It was a common sight in the Missouri town – the young girl on her bike, a bag of feed balanced just so, pedaling her way to care for her horse.
“My mother made the mistake of letting me sit on a horse at age 3,” Sandy Venneman said while laughing. “The deal was done. From that point on, that’s all I’ve ever wanted.”
The University of Houston-Victoria professor has incorporated her love of horses with her love of teaching. A lifelong analyst with an interest in brain physiology, Venneman travels the country educating people about how horses learn. She also recently completed a project that analyzes equestrians’ characteristics and how those relate to competitive success, so riders can better understand why horses act the way they do.
“I guess that’s my ‘fluffy research,’” she said. “But it really is interesting to kind of boil things down and take a look at them. These are things people don’t always think about.”
Venneman earned a bachelor’s degree in biology from the University of Missouri at St. Louis, and master’s and doctorate degrees in experimental psychology from St. Louis University. Her research there included the efficacy of an anesthetic commonly used in veterinary practice.
After a post-doctorate in neuroscience at UCLA’s Neuropsychiatric Institute, she joined UHV’s School of Arts & Sciences faculty. She has taught biology and psychology courses at UHV for 14 years. Although, at first glance, the two subjects might not appear to mesh, Venneman said they overlap more than one might think.
“Every motion you make and every emotion you have, it’s all your brain,” she said. “The basis of all behavior is biology. It’s your brain.”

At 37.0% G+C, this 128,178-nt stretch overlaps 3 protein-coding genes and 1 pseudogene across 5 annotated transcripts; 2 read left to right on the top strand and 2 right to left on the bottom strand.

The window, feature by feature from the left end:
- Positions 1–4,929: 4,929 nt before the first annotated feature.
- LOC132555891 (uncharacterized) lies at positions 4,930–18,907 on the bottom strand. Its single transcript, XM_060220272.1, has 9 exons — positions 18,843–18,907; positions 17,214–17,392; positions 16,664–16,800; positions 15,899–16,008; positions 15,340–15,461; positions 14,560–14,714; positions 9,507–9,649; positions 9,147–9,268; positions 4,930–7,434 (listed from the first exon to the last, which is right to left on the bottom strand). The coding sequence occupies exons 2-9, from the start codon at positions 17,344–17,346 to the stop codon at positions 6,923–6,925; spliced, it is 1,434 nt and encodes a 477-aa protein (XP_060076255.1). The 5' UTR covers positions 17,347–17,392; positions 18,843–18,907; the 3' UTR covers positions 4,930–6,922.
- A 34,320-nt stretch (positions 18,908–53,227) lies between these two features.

The educator utilizes demonstrations and online links to explain the biological basis of behavior, and her work has brought her recognition. Venneman was a two-time ENRON Teaching Excellence Award winner and she received UHV’s Faculty Service Award for the 2005-2006 academic year.
She continues her research efforts today. One current project hones in on end of life issues families face with ailing loved ones.
Despite the messages some TV programs portray, it oftentimes isn’t appropriate to resuscitate elderly individuals in cardiac arrest, she said, noting that efforts can break ribs and puncture lungs without being successful. A portion of her research looks at the possibility of rewording “do not resuscitate” orders to “allow natural death.” Brain research has shown that it is more difficult to process statements made in the negative, such as “do not” than those stated in the positive.
“This alternative wording enables families to feel more comfortable in making that decision, whereas ‘do not resuscitate’ sounds as if they’re denying that person something they’re owed,” she said. “In the end, you want appropriate care for the person without undo harm.”
The Faculty Feature is an online feature highlighting faculty members from each of the University of Houston-Victoria’s four schools. To nominate a faculty member, contact Paula Cobler. UHV interim director of marketing and communications, or call 361-570-4350.